Researchers in the United States have potentially developed a fibromyalgia blood test to accurately diagnose the disease.
An estimated 4 million adults in the United States have fibromyalgia, with women four-to-nine times more likely than men to be diagnosed. Fibromyalgia is a chronic condition that causes widespread pain throughout the body. People with fibromyalgia may also suffer from increased sensitivity to pain, fatigue, depression and muscle stiffness.
Fibromyalgia can occur after a traumatic event such as surgery, a physical trauma or significant psychological stress. It can also occur gradually over time with no single event triggering the onset. This contributes to the difficulties of diagnosing the disease and challenges in treating it as well. There is no cure for fibromyalgia.
Treatment includes a variety of medications, including antidepressants and opioids (strong and addictive pain killers) which can help control symptoms. Lifestyle interventions such as relaxation, stress-reduction, and exercise can also help. There is evidence that opioids often cause fibromyalgia to get worse rather than helping patients to feel better. With approximately 40% of patients in pain clinics on opioids who meet the criteria for fibromyalgia, this is of concern.
Three in four people with fibromyalgia are misdiagnosed
Approximately three in four people with fibromyalgia are misdiagnosed. Previous studies indicate that people with fibromyalgia wait, on average, five years between the onset of symptoms and an accurate diagnosis. A fibromyalgia blood test that could provide a reliable and fast diagnosis is an important discovery for patients who suffer from this frequently misdiagnosed or underdiagnosed disease.
Misdiagnosis or underdiagnosis of fibromyalgia can leave patients without proper care to manage their chronic pain and fatigue. Current diagnosis of fibromyalgia relies on patient-reported information on symptoms and a physical evaluation of the patient’s pain. There is no easy-to-use or clear-cut tool available to rapidly diagnose a patient.
Developing a faster method to diagnose fibromyalgia
Researchers at The Ohio State University in the United States recently conducted a study with the aim of developing a rapid biomarker-based method to diagnose fibromyalgia. They used vibrational spectroscopy to differentiate patients with fibromyalgia from patients with related diseases including rheumatoid arthritis, osteoarthritis and systemic lupus erythematosus based on metabolites found to be associated with each disease. Their findings were published in the Journal of Biological Chemistry.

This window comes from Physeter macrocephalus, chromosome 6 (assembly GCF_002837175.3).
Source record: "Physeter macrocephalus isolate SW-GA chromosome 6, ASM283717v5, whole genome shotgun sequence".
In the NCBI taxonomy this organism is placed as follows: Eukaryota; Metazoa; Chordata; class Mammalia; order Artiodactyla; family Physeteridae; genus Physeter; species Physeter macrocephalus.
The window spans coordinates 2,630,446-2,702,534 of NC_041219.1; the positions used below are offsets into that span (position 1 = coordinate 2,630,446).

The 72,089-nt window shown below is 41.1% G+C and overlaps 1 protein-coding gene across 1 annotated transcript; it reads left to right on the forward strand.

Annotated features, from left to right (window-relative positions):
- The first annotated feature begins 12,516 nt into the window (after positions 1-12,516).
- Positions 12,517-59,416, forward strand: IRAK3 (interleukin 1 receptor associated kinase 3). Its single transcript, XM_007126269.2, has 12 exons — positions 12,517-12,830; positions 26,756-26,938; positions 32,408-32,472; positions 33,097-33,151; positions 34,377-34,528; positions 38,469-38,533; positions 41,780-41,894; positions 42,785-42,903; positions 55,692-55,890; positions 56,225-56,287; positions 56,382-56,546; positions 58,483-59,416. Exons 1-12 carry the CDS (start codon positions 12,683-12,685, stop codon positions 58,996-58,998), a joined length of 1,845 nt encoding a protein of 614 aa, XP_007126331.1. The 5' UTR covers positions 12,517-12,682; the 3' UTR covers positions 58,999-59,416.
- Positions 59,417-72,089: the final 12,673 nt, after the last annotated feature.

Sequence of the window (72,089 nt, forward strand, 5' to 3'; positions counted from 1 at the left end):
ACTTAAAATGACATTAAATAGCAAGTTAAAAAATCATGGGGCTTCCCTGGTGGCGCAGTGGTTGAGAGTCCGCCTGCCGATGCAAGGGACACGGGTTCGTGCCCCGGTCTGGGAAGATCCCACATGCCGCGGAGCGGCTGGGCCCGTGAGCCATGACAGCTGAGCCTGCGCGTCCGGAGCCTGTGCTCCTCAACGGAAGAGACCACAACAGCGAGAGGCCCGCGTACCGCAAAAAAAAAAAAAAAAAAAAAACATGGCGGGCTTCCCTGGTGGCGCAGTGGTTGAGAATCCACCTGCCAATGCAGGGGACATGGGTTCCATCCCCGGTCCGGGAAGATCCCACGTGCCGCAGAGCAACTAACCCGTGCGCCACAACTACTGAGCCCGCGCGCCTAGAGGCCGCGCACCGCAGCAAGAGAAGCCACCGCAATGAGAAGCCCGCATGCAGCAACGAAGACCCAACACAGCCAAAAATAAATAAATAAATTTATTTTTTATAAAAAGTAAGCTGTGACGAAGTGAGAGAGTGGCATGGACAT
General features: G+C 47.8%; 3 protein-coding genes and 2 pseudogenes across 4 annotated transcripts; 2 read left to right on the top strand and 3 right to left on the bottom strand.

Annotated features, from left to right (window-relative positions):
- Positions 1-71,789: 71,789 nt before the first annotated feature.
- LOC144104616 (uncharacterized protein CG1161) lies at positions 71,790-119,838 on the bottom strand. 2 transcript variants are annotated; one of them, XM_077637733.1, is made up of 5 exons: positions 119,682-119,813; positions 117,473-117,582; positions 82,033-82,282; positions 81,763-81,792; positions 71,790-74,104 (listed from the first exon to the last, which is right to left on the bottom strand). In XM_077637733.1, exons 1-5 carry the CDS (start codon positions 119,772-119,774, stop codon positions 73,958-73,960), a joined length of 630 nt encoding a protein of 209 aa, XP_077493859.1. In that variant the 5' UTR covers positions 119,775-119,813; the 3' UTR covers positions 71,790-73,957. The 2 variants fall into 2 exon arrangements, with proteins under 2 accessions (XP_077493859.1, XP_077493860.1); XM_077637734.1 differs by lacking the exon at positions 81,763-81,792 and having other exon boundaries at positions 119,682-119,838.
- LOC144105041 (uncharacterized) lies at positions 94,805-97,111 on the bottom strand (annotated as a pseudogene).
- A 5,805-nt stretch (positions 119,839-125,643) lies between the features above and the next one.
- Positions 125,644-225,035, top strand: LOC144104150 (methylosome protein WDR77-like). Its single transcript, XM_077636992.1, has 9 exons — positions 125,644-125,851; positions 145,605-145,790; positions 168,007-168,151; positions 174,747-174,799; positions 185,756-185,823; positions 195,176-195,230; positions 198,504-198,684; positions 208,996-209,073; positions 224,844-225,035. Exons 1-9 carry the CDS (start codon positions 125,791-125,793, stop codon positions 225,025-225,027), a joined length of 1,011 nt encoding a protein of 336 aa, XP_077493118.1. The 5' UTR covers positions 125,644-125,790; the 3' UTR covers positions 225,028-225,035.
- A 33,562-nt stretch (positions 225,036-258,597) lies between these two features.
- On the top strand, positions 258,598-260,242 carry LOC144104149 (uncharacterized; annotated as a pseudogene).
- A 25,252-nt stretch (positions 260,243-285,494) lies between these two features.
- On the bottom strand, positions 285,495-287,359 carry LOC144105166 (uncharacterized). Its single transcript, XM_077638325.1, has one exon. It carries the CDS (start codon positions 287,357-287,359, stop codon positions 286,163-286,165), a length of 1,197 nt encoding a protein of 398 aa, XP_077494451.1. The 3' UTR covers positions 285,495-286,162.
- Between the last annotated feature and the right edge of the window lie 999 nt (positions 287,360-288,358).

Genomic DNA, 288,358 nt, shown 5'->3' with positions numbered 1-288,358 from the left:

The study included 50 participants who had been diagnosed with fibromyalgia, 29 with rheumatoid arthritis, 19 with osteoarthritis and 23 with lupus. Blood samples from each participant was analyzed using vibrational spectroscopy. This technique measures the energy level of molecules in a sample.
A baseline pattern for diagnosing each disease was developed by analyzing blood samples from the participants of whom researchers knew the disease status. Using these patterns, the researchers then evaluated the remaining blood samples of participants they did not know the diagnosis of.
Clear patterns from blood samples set fibromyalgia patients apart from other diseases
The results showed that the blind analysis of every participant whose disease status was unknown by the researchers was accurately determined based upon the molecular signature observed in their blood samples. There were clear patterns that consistently set blood samples from fibromyalgia patients apart from the other diseases. The researchers found evidence that this technique could also potentially determine the severity of fibromyalgia for each patient.
Given the reproducibility of the metabolic patterns observed, this study brings scientists a step closer to developing a fibromyalgia blood test for the fast and simple diagnosis of the disease. As described by the researchers, this “metabolic fingerprint” of fibromyalgia could also help with the development and discovery of targeted treatments.
Researchers aim to have the blood test available within five years
This is an exciting turning point for the care of fibromyalgia patients. It has the potential to help with disease recognition by confirming that a patient’s symptoms are real, ruling out other diseases, and helping guide doctors to provide the appropriate treatment. This is important since there are still some skeptics of fibromyalgia, although most physicians do not question its existence.
Large-scale clinical trials are required to validate these results and show the research is replicable in a more diverse population. The goal of the researchers is to have this test available for use within five years. Rapid diagnosis using a fibromyalgia blood test could mean a better quality of life for people living with this chronic disease.